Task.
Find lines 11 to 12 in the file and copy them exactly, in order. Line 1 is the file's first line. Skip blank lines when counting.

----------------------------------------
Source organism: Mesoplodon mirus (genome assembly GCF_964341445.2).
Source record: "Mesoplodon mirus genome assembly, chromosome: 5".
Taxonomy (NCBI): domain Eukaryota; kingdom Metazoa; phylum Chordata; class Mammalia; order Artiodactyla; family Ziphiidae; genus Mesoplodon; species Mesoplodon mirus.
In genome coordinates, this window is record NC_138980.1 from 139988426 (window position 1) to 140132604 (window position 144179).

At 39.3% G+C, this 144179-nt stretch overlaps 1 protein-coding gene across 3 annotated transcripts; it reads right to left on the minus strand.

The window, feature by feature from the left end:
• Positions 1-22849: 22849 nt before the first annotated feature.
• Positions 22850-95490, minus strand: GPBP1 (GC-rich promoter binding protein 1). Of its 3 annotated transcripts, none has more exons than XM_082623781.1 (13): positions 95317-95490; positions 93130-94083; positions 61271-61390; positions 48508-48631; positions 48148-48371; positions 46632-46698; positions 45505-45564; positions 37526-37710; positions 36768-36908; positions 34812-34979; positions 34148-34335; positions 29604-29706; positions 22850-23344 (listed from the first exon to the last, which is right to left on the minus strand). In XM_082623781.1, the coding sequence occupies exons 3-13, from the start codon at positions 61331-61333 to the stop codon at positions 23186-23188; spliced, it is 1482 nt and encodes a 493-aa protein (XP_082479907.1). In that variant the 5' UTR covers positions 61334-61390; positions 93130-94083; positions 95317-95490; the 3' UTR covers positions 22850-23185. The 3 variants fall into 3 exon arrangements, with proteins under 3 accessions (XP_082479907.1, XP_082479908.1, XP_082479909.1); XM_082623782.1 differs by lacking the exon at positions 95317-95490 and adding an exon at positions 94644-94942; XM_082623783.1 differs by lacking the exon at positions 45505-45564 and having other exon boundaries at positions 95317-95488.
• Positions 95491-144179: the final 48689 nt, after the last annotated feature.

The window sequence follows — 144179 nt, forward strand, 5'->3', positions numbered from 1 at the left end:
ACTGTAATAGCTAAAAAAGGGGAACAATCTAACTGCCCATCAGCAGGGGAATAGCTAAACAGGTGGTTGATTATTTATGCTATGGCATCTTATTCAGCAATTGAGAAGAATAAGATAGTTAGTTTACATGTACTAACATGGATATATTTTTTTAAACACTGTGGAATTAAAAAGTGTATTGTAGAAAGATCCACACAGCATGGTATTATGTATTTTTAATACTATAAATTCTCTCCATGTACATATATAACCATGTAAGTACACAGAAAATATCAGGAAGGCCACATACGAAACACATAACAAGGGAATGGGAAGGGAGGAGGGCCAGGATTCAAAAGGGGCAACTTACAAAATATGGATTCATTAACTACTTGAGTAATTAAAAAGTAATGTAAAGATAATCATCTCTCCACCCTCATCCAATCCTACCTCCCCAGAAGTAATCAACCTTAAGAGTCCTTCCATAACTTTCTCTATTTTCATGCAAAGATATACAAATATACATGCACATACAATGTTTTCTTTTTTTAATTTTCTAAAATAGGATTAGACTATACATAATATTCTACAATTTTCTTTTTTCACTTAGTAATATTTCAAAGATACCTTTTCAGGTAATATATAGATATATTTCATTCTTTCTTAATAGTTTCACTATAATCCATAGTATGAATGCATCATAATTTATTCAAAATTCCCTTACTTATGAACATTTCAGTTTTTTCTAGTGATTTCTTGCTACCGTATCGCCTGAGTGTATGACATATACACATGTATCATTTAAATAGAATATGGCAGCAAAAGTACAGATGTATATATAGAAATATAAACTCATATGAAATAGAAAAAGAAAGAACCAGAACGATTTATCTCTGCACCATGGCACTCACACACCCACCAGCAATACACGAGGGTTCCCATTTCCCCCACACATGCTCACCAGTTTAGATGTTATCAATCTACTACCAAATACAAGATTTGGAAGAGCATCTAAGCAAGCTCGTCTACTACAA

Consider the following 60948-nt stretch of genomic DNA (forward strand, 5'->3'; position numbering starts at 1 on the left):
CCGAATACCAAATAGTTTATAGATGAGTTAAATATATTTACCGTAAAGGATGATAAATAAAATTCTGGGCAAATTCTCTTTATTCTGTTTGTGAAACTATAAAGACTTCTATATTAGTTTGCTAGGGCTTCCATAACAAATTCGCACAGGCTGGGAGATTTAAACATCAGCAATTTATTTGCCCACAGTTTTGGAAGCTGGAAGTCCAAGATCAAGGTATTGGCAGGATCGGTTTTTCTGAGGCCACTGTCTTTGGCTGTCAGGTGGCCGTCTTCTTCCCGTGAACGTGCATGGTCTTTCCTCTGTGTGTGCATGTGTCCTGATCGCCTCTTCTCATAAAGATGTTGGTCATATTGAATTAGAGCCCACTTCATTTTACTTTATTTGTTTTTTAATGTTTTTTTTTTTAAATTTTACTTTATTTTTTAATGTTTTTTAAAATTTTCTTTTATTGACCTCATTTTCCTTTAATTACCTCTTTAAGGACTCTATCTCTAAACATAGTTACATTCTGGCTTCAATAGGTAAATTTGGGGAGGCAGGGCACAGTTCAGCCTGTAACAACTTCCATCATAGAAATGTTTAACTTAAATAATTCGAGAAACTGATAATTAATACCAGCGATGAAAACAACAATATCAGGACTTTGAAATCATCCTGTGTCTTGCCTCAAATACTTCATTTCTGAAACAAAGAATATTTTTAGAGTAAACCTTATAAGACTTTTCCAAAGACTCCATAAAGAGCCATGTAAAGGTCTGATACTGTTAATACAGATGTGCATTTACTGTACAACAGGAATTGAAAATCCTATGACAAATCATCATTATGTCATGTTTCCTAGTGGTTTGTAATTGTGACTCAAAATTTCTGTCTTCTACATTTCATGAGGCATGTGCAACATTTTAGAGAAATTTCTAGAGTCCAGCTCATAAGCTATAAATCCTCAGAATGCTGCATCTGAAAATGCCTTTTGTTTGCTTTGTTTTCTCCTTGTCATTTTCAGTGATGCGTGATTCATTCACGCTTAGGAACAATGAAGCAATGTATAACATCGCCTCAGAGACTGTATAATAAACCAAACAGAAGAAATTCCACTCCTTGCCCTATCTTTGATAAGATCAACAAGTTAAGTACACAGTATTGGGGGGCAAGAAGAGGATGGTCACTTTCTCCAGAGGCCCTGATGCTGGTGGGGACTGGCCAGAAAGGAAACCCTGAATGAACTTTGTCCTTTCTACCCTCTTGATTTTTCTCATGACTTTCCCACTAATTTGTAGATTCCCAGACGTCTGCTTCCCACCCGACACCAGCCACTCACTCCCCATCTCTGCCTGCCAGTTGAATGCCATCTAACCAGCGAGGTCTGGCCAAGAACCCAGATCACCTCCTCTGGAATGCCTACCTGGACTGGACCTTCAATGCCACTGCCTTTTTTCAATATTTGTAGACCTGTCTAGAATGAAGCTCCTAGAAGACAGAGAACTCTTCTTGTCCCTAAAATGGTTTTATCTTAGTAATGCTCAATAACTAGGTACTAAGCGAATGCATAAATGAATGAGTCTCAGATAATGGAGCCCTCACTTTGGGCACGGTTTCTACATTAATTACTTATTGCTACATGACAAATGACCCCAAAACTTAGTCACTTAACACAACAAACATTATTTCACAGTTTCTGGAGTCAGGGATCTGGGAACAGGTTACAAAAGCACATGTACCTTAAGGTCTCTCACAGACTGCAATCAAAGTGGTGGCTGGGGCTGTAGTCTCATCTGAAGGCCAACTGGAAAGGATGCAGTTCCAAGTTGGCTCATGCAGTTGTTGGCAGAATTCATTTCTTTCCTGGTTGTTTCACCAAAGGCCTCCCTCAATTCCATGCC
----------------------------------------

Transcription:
ACTGTAATAGCTAAAAAAGGGGAACAATCTAACTGCCCATCAGCAGGGGAATAGCTAAACAGGTGGTTGATTATTTATGCTATGGCATCTTATTCAGCAATTGAGAAGAATAAGATAGTTAGTTTACATGTACTAACATGGATATATTTTTTTAAACACTGTGGAATTAAAAAGTGTATTGTAGAAAGATCCACACAGCATGGTATTATGTATTTTTAATACTATAAATTCTCTCCATGTACATATATAACCATGTAAGTACACAGAAAATATCAGGAAGGCCACATACGAAACACATAACAAGGGAATGGGAAGGGAGGAGGGCCAGGATTCAAAAGGGGCAACTTACAAAATATGGATTCATTAACTACTTGAGTAATTAAAAAGTAATGTAAAGATAATCATCTCTCCACCCTCATCCAATCCTACCTCCCCAGAAGTAATCAACCTTAAGAGTCCTTCCATAACTTTCTCTATTTTCATGCAAAGATATACAAATATACATGCACATACAATGTTTTCTTTTTTTAATTTTCTAAAATAGGATTAGACTATACATAATATTCTACAATTTTCTTTTTTCACTTAGTAATATTTCAAAGATACCTTTTCAGGTAATATATAGATATATTTCATTCTTTCTTAATAGTTTCACTATAATCCATAGTATGAATGCATCATAATTTATTCAAAATTCCCTTACTTATGAACATTTCAGTTTTTTCTAGTGATTTCTTGCTACCGTATCGCCTGAGTGTATGACATATACACATGTATCATTTAAATAGAATATGGCAGCAAAAGTACAGATGTATATATAGAAATATAAACTCATATGAAATAGAAAAAGAAAGAACCAGAACGATTTATCTCTGCACCATGGCACTCACACACCCACCAGCAATACACGAGGGTTCCCATTTCCCCCACACATGCTCACCAGTTTAGATGTTATCAATCTACTACCAAATACAAGATTTGGAAGAGCATCTAAGCAAGCTCGTCTACTACAA

Consider the following 60948-nt stretch of genomic DNA (forward strand, 5'->3'; position numbering starts at 1 on the left):